The Blackhawks made history in 2010 when they snapped a 49-year championship drought by breaking through to beat the Philadelphia Flyers in six games. But their fate could have changed dramatically if it got to a Game 7 for a reason that practically nobody was aware of until now.
The Athletic’s NHL Insider Craig Custance sat down over the summer with some of hockey’s greatest coaches to dissect games of their crowning achievements for his book titled, “Behind the Bench: Inside the Minds of Hockey's Greatest Coaches,” which was released in September. One of those coaches included was Joel Quenneville, who won his first career Stanley Cup as a head coach with the Blackhawks in 2010.
So the two went back and rewatched Game 6 of the Stanley Cup Final in Philadelphia — the series-clinching game — to get a glimpse inside Quenneville's mind during that game.
Well, inside the book, there was a pretty big revelation regarding their star player. Jonathan Toews had apparently suffered a knee injury late in the game that was serious enough to put his status for a potential Game 7 in doubt.
Here are a few snippets:
"Jonny gets hurt in this game with less than 10 minutes to go in regulation," Quenneville says. "He can't really go. Thank God we scored early [in overtime]. I think it would have been impossible for Jonny to play Game 7."
This was all news to me.
Same to everyone else.
It happened in the waning minutes of the third period on the play the Flyers evened up the score at 3-3. Toews was shoved into the goaltender after the goal was scored and stayed down on the ice grabbing his knee, then labored back to the bench hunched over.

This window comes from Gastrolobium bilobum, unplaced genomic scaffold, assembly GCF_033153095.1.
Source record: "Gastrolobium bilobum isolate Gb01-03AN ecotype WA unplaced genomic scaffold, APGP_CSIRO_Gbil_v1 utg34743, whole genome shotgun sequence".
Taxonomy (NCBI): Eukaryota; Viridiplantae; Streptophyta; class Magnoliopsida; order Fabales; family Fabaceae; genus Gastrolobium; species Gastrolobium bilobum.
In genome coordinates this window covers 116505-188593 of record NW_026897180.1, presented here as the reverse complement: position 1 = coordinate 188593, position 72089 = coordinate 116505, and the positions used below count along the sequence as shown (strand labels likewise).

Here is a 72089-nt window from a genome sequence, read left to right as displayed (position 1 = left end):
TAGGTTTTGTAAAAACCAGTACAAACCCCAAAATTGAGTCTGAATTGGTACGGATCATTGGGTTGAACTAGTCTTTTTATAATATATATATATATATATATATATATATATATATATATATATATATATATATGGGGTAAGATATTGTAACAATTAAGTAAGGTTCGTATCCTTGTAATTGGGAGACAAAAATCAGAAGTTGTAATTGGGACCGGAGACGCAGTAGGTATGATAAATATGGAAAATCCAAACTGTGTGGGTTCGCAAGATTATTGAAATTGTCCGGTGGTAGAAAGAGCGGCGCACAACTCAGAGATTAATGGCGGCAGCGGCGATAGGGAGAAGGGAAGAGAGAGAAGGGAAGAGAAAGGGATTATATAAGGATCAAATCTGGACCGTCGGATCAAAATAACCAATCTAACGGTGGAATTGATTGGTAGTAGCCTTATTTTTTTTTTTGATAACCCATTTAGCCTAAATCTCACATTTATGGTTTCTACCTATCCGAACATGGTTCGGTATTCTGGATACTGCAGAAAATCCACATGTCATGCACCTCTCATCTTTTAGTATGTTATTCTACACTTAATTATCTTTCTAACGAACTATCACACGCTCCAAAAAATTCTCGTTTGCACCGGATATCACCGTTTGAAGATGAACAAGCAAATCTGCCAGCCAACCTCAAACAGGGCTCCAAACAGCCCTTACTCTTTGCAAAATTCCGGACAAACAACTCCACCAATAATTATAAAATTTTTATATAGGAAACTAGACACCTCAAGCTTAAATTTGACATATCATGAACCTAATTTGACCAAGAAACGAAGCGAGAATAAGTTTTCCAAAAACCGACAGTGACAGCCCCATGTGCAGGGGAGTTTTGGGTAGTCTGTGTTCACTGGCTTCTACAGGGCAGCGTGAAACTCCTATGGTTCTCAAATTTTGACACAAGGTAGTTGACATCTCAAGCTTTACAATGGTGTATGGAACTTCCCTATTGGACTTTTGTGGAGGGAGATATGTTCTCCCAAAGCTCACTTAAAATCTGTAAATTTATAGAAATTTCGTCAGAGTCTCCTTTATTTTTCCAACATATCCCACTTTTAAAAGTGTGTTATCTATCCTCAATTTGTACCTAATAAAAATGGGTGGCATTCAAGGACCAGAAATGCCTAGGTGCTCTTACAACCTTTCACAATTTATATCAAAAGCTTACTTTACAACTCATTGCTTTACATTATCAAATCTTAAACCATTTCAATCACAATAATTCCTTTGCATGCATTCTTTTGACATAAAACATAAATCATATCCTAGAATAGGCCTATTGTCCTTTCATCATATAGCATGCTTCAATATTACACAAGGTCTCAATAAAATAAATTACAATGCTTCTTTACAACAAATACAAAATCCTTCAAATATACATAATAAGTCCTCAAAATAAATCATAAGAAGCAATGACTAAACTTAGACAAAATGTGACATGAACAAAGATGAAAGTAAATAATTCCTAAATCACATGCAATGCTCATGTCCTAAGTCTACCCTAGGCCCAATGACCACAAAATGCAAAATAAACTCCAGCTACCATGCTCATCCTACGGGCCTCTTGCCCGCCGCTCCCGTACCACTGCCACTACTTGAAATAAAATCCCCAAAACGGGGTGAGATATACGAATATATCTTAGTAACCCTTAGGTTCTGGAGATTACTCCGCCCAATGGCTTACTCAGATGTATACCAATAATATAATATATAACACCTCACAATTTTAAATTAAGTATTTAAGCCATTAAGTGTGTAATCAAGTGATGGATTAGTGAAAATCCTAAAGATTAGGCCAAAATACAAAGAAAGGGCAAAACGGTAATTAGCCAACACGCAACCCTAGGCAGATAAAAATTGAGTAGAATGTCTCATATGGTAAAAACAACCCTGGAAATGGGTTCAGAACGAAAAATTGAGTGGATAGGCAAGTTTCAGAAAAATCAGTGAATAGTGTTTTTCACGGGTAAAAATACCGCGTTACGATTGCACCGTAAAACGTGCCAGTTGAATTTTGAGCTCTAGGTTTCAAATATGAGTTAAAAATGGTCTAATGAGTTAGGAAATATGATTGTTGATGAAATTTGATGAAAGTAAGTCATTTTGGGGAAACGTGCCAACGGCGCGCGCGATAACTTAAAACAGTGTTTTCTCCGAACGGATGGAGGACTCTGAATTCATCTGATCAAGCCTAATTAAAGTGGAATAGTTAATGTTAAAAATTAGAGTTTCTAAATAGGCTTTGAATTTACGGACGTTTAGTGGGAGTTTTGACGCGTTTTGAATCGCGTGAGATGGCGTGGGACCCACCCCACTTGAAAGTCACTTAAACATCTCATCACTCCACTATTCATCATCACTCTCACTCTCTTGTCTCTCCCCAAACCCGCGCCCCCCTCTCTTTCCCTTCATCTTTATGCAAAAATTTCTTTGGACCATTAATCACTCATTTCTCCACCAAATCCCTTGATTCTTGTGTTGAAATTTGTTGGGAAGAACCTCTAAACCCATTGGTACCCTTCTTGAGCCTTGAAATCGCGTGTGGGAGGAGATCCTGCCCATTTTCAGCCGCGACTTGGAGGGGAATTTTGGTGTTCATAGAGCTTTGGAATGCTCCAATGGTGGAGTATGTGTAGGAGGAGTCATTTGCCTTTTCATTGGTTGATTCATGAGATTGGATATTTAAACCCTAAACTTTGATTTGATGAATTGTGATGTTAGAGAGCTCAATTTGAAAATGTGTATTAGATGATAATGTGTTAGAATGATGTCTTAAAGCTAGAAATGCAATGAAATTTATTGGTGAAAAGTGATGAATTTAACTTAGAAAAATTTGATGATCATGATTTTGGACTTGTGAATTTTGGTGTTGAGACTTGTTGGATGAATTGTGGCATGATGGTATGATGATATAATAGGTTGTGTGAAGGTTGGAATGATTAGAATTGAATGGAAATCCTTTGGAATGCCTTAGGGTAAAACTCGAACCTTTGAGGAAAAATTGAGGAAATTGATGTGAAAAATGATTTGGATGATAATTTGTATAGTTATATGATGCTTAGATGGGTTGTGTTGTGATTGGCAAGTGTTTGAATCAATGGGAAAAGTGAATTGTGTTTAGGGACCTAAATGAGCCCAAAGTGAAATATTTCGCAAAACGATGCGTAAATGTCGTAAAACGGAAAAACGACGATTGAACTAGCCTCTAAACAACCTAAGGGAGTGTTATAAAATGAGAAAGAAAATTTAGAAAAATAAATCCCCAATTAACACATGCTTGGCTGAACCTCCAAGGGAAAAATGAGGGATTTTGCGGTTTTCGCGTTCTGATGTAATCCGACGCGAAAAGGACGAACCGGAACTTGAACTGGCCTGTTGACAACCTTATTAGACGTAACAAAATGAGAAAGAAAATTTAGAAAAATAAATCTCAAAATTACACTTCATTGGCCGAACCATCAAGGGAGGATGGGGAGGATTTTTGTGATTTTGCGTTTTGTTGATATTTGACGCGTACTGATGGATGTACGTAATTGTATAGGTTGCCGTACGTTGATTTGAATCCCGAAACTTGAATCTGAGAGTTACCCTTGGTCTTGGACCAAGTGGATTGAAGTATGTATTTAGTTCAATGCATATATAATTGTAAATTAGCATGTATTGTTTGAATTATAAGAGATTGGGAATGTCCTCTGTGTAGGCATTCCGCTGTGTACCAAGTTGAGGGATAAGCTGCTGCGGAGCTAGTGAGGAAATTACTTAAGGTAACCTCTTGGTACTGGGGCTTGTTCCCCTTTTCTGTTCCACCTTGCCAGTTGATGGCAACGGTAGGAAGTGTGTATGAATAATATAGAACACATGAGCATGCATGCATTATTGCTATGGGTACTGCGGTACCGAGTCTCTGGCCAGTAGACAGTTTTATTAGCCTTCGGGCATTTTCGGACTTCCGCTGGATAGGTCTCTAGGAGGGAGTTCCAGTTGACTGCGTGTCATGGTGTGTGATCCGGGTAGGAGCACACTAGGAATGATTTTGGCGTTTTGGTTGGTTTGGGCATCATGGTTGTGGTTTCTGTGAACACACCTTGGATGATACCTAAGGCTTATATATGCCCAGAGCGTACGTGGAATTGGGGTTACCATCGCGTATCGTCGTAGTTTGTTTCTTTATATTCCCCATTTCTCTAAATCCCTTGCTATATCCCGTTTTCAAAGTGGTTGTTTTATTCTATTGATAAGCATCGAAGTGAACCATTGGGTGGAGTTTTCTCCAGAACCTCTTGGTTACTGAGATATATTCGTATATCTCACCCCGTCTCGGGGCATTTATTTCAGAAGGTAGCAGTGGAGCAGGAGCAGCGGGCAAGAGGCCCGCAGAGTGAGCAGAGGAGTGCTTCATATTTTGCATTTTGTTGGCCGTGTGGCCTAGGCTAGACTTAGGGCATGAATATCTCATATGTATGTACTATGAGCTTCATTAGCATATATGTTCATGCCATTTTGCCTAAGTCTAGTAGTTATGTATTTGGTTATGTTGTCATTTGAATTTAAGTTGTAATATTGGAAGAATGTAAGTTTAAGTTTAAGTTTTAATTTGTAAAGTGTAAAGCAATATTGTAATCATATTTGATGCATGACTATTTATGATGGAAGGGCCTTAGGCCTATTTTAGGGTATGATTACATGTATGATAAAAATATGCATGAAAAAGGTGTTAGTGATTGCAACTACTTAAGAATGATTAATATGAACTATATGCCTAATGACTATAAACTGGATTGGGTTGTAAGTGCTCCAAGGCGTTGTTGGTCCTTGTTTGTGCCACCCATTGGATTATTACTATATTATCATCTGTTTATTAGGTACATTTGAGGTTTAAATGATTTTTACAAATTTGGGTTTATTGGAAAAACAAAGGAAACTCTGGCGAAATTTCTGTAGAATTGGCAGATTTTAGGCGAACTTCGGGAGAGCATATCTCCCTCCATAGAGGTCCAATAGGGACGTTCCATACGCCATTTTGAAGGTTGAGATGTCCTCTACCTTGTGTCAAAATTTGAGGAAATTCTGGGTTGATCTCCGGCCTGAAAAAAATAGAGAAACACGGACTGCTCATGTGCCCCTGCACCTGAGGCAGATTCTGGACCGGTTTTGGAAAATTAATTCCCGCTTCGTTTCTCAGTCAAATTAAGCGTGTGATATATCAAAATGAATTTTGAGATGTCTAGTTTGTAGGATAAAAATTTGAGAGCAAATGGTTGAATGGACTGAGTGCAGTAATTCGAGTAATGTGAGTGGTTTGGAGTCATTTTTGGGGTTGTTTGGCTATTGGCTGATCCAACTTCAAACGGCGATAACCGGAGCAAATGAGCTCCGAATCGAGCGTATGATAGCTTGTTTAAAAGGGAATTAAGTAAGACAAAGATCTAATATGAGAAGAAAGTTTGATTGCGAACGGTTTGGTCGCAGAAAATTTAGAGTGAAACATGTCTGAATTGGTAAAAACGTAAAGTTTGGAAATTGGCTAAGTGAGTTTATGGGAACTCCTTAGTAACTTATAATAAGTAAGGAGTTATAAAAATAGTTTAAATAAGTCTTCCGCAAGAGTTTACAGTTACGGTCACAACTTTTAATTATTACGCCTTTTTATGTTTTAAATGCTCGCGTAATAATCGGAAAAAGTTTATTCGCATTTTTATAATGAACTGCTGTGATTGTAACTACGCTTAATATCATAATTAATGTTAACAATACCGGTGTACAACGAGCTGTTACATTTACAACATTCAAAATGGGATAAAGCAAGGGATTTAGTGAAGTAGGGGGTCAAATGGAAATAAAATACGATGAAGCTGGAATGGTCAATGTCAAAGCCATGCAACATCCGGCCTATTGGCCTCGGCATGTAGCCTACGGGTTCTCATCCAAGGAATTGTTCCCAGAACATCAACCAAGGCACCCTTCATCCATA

His teammates didn't know how serious Toews' injury was at the time either:
"It wasn't until midsummer. I remember talking to him, he was still having problems with this knee," Sharp said. "That's when I was like, 'Holy shit, we wouldn't have had Tazer in Game 7.' That just shows you the margin of winning and losing is so small."
In this moment, Hossa has no idea how banged up Toews is. He taps the puck back to Toews as they enter the offensive zone. Flyers forward Darroll Powe bumps him off the puck and the threat is wiped out. The Flyers are headed the other way.
"Yeah, he can't go. Left leg, can't really go," Quenneville says.
It went completely unnoticed, but it could have been a psychological turning point in the series if the Flyers recognized that the Blackhawks' captain was banged up:
Just imagine the lift the Flyers would get if they realized that not only had they tied the game and possibly forced a Game 7, but the Blackhawks' most important player was injured. Quenneville realized this. He was hoping to play Toews just enough to throw the Flyers off the scent.
"He gets that shift, so everybody knows he's fine. Okay, this is Carter. Watch this chance he gets."
Claude Giroux finds a wide-open Jeff Carter, who spins and fires a puck that Niemi somehow saves.
I'm stunned at how close the Blackhawks came to losing this game.
"What a chance he had," Quenneville says.
"That would have made it 4-3 and you're going back without Toews in Game 7."
"Every one, we got lucky."
What a turn of events that would have been, huh?
Knowing the competitor in Toews, he probably would have found a way to play in a possible Game 7, but it certainly makes Chicago appreciate Patrick Kane's game-winning goal in overtime even more knowing its captain may not have been able to play or, at the very least, wouldn't have been close to full strength.
The book goes into full detail of how Quenneville monitored Toews' injury throughout the end of that third period and in overtime, the communication he had with Toews and trainers, and even offers his thoughts on his shifts after the injury like he's coaching in real time again, among many other things.
It's a must-read, and a great in-depth look at how the complexion of the series could have changed on a play nobody saw.